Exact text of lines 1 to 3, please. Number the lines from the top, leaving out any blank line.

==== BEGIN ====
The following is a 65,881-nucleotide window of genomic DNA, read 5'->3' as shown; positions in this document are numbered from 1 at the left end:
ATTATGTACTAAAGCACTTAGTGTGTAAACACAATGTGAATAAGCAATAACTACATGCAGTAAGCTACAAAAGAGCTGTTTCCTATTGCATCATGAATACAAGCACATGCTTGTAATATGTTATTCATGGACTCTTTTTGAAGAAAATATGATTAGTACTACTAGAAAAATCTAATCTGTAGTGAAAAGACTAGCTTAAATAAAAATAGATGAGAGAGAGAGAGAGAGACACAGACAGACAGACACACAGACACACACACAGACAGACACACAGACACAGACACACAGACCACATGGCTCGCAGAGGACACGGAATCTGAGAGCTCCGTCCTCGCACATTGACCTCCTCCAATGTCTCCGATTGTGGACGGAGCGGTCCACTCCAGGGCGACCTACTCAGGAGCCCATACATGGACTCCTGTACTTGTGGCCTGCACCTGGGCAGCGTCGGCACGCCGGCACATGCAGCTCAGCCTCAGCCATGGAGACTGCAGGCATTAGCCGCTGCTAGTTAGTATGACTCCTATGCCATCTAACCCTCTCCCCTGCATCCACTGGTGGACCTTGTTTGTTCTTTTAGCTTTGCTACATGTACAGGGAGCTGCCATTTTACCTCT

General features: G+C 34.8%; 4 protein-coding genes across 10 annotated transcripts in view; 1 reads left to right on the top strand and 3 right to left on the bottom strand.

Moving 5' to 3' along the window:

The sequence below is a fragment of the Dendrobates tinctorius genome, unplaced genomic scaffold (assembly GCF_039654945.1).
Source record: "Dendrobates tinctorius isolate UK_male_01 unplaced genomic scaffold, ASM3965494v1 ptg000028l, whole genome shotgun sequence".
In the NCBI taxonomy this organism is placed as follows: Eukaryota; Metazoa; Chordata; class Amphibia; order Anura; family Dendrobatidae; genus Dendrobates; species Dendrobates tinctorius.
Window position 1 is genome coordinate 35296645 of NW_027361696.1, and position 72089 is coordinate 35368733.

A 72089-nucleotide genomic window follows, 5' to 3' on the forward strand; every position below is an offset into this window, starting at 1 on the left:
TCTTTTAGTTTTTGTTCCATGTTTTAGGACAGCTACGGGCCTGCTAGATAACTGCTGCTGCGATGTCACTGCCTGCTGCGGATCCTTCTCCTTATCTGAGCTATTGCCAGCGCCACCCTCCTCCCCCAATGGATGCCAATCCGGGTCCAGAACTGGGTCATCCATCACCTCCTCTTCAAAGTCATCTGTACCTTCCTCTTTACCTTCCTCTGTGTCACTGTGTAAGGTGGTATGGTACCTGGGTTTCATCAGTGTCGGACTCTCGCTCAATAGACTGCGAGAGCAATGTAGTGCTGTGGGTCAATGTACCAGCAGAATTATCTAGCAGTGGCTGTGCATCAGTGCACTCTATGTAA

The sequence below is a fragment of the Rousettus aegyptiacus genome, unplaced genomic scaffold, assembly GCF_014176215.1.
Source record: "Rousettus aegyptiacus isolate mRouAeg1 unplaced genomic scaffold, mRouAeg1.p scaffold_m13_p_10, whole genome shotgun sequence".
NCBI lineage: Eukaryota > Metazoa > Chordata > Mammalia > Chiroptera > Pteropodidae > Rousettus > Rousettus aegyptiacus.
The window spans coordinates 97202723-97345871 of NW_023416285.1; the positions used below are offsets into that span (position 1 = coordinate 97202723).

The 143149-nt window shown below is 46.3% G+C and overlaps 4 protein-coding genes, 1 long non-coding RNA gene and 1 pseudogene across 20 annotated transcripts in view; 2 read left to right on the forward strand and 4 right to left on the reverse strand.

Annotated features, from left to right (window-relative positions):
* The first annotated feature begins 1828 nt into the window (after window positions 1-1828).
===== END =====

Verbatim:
The following is a 65,881-nucleotide window of genomic DNA, read 5'->3' as shown; positions in this document are numbered from 1 at the left end:
ATTATGTACTAAAGCACTTAGTGTGTAAACACAATGTGAATAAGCAATAACTACATGCAGTAAGCTACAAAAGAGCTGTTTCCTATTGCATCATGAATACAAGCACATGCTTGTAATATGTTATTCATGGACTCTTTTTGAAGAAAATATGATTAGTACTACTAGAAAAATCTAATCTGTAGTGAAAAGACTAGCTTAAATAAAAATAGATGAGAGAGAGAGAGAGAGACACAGACAGACAGACACACAGACACACACACAGACAGACACACAGACACAGACACACAGACCACATGGCTCGCAGAGGACACGGAATCTGAGAGCTCCGTCCTCGCACATTGACCTCCTCCAATGTCTCCGATTGTGGACGGAGCGGTCCACTCCAGGGCGACCTACTCAGGAGCCCATACATGGACTCCTGTACTTGTGGCCTGCACCTGGGCAGCGTCGGCACGCCGGCACATGCAGCTCAGCCTCAGCCATGGAGACTGCAGGCATTAGCCGCTGCTAGTTAGTATGACTCCTATGCCATCTAACCCTCTCCCCTGCATCCACTGGTGGACCTTGTTTGTTCTTTTAGCTTTGCTACATGTACAGGGAGCTGCCATTTTACCTCT

General features: G+C 34.8%; 4 protein-coding genes across 10 annotated transcripts in view; 1 reads left to right on the top strand and 3 right to left on the bottom strand.